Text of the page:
Remember, every tech company has their own skills requirements and culture. The definition of “top talent” varies by company. While in-house recruitment teams will develop a refined eye for talent, agency recruiters need to adjust their strategies to meet client needs.
Where Recruiters Source New Tech Hires
Once you narrow down your shortlist of attributes, you need to find the most qualified candidates. This is often the tricky part of recruitment. Fortunately, meeting talented tech candidates where they are doesn’t need to be hard. You just have to know where to look. Here are some of the top places for sourcing new tech hires.
Online Job Marketplaces
Job sites like LinkedIn and Indeed are full — saturated even — with potential hires. However, recruiters can find the best needles in that abundant haystack with the right strategy.
Posting a job and waiting for the influx of applicants isn’t necessarily the optimal way to find top talent. Rather, start your hunt within your own network, search for candidates using specific keywords, and skim through LinkedIn groups. It also doesn’t hurt to look for candidates who have worked at big-name companies.
While most large-scale industry events are currently happening virtually, recruiters can still use these opportunities to reach talent. Online events like hackathons are great for spotting candidates who have technical talent and soft skills. As you attend these events, take note of impressive developers and reach out to them directly. A hackathon winner might just be your next hire.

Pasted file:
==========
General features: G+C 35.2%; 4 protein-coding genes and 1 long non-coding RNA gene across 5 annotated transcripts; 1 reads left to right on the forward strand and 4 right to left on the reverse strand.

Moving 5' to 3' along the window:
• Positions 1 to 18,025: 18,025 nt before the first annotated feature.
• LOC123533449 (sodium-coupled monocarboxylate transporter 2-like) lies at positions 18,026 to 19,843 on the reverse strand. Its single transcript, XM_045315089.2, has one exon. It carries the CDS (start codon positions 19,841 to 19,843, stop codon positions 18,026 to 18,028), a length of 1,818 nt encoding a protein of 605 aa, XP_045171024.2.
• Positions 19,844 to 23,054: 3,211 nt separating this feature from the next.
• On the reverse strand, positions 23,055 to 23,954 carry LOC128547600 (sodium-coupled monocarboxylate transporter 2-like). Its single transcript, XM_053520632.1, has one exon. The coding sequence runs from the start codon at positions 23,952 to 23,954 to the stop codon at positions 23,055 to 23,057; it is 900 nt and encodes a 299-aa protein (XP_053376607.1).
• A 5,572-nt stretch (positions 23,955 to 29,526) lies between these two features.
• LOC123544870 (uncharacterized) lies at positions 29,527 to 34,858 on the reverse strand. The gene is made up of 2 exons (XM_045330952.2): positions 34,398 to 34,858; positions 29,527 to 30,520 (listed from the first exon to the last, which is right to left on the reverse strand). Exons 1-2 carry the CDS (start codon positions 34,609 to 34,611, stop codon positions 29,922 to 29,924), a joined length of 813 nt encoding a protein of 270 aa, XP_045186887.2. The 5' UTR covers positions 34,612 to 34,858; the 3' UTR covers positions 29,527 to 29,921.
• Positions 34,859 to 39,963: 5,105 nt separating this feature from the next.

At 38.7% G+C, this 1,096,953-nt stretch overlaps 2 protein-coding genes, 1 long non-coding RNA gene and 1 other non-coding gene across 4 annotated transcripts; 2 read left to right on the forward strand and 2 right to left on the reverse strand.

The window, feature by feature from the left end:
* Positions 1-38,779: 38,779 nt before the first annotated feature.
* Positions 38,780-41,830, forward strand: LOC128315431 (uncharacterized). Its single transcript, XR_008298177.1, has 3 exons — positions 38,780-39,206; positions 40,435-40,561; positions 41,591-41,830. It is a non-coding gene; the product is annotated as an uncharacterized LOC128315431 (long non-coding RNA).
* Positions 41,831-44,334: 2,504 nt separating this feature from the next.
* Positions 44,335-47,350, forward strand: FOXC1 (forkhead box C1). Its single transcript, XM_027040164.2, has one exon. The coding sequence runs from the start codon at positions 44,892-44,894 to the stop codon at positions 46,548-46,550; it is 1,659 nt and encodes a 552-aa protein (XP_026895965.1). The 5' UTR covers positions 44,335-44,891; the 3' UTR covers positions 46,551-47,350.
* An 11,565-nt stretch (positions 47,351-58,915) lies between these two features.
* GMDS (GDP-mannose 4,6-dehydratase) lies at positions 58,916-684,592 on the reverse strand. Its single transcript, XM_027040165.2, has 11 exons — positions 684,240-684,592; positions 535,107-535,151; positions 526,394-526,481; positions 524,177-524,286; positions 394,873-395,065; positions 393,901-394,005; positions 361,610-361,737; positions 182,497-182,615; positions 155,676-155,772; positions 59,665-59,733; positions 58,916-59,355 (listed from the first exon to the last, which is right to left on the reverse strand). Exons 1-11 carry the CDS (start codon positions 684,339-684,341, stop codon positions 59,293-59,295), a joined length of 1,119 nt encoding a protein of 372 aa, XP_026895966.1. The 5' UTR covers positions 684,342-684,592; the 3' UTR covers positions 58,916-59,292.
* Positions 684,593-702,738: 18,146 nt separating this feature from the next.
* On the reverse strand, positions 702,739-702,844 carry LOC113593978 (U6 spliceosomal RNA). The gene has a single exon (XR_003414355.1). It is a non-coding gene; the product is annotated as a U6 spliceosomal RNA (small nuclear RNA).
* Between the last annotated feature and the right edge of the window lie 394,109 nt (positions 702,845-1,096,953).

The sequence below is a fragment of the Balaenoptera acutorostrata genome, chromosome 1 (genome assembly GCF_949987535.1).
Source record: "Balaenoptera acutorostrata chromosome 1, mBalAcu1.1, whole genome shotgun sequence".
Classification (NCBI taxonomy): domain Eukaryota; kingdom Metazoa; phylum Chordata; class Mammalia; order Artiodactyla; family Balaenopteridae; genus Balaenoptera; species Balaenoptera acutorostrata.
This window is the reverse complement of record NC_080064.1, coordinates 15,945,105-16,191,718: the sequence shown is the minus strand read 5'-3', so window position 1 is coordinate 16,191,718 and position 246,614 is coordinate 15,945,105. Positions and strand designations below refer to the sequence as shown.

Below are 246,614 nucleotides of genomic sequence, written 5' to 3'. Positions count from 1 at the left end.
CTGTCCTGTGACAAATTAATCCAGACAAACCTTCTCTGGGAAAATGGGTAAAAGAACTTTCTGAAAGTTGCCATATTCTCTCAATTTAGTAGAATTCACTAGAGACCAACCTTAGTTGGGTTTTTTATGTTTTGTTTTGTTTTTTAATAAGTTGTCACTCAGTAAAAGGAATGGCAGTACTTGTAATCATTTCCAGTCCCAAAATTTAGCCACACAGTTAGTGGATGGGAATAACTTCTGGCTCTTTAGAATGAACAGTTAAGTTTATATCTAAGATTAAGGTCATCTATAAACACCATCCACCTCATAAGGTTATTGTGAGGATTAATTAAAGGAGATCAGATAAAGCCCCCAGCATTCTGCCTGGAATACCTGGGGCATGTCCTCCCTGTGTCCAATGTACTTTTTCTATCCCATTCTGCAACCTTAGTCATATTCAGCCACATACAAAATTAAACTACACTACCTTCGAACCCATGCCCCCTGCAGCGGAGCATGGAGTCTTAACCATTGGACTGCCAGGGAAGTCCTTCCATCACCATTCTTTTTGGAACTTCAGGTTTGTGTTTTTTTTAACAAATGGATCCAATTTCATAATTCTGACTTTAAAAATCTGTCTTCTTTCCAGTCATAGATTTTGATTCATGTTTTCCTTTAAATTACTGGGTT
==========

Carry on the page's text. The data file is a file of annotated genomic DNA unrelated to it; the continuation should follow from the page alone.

Your past hires can be some of the best tools for finding fresh talent. Recruiters should maintain a network of tech professionals, reaching out to close contacts for referrals. This process is typically easier for in-house recruiters, since your colleagues can refer candidates to you (and potentially receive an incentive in return). Agency recruiters will benefit from keeping up with online networks and holding on to résumés from past recruits.
Remember that it’s best to be specific when seeking referrals. Opening the floodgates without parameters will put far too many emails in your inbox. Know whom to ask and which qualifications to ask for when reaching out to your professional network.
The tech industry is prime for side hustles. Tech professionals often work on personal projects and collaborative efforts outside of their day job, and these may lead you to rising talent. Tech publications highlight these efforts, but you can also find upcoming thought leaders through podcasts, social media, blogs, and the industry events mentioned above.
Individuals working on passion projects may be passive candidates in the tech job market. But that doesn’t mean they won’t be interested in taking a meeting. Be clear about what drew you to their project and what incentives your company can offer.
Tech recruiters have an increasingly difficult job: finding impressive talent to innovate, collaborate, and support a company’s goals. Tech companies have a high bar for entry, but this doesn’t have to stop you from recruiting effectively. All it takes is knowing the attributes to look for and meeting the candidates where they are.